LANGDON: All of this though, as Mark McGowan, I mean he's talking about April, maybe later before reopening. What are you going to do about him? 


PRIME MINISTER: Well, we're going to get vax rates higher in Western Australia. That's that's what we have to do. And I've heard those dates. But I mean, they said Queensland wasn't going to open before Christmas. Queensland is opening before Christmas. I said at the time, the national plan, you know, that's the deal. People are keeping their side of the deal. Victorians have kept their side of the deal. 70.51 per cent. Tassie are keeping their side of the deal and we've all got to keep ours. The federal government, we're opening up on the international borders and it's important that all governments around the country reward that effort from Australians getting vaccinated. Why? Because these are scientifically proven targets that provide the protection to people so we can safely open. I know Australians, whether in Western Australia or Queensland, I mean, I know they have concerns about COVID. I get that. I understand it. That's why vaccination is so important. Vaccination gives the confidence to move forward. 


LANGDON: Well, Prime Minister, I can guarantee that WA is not going to be open for Christmas. Who's causing you more dramas at the moment, is it McGowan or Barnaby Joyce?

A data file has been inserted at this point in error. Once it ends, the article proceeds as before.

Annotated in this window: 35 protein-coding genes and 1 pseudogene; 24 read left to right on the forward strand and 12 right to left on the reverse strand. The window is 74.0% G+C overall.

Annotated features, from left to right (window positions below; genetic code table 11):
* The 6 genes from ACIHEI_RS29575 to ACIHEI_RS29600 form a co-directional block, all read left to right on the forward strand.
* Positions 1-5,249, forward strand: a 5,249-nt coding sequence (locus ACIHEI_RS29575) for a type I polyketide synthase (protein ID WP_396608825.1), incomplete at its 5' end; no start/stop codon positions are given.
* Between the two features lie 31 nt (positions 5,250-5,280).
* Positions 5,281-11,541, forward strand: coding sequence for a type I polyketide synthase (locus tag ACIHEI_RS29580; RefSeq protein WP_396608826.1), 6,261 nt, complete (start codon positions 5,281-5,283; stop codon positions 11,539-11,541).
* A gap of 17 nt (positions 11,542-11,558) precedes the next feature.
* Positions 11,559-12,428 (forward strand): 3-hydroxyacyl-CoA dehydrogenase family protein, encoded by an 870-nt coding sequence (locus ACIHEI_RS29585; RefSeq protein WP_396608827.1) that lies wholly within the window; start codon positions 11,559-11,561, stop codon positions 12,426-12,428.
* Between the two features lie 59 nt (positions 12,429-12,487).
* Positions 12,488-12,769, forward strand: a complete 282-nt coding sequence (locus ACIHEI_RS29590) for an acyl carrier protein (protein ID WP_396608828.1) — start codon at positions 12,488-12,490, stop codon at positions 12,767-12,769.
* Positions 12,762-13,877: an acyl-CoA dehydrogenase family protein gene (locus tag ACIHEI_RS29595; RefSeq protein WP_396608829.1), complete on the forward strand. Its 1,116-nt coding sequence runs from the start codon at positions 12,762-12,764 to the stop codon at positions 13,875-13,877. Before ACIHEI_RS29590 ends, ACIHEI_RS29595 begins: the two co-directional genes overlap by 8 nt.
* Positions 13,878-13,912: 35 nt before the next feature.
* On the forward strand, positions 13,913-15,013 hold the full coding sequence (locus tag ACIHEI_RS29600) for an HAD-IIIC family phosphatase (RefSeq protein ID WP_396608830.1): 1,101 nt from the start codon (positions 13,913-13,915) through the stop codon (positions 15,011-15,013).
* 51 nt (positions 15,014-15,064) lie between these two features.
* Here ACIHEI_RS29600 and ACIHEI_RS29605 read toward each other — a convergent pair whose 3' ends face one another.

PRIME MINISTER: Neither because we're both working to the national plans for the country and getting things done. I'm looking forward to bringing some of those important issues together before I head off to Glasgow. This is an important challenge, addressing climate change. But we also have to ensure that the world's response to climate change, which will have an impact on rural and regional parts of the country. We need to ensure that our plans are addressing those needs. You know, so Australians can rely on my government. They can trust my government, my Coalition Government to ensure that the rural and regional needs of the country are addressed, while we also do what we need to do on addressing climate change. We've reduced emissions by over 20 per cent already. Canada, New Zealand, United States, none of them can say that. We meet and beat our targets. That's how Australians do things. 


LANGDON: Well, Barnaby reckons he's going to get his list of demands to you today. It sounds like it's going to be expensive. You're going to show him the money? 


PRIME MINISTER: We're going to continue working this through and come to the right decision for Australia. The Cabinet will make that decision before I head off to Glasgow. But what's important is we're getting emissions down. We're getting jobs up. We're ensuring we're addressing the challenges of climate change. We're dealing with supporting the jobs and futures of people in rural and regional Australia. The Nationals, together with the Liberals, are working together to support rural and regional Australia and making sure that we're doing the right thing to take action on climate change. 


LANGDON: Are you looking forward to seeing the French President over there in Glasgow? Could be awkward.


PRIME MINISTER: Well, I am sure we'll bump into each other along the way. But you know, look, we understand that, we've talked about this. Australia has to make decisions in our national interests. That's what we've done. We want a great relationship with the French, but that means also Australia has to do things that we have to do at times and we'll work through the other issues.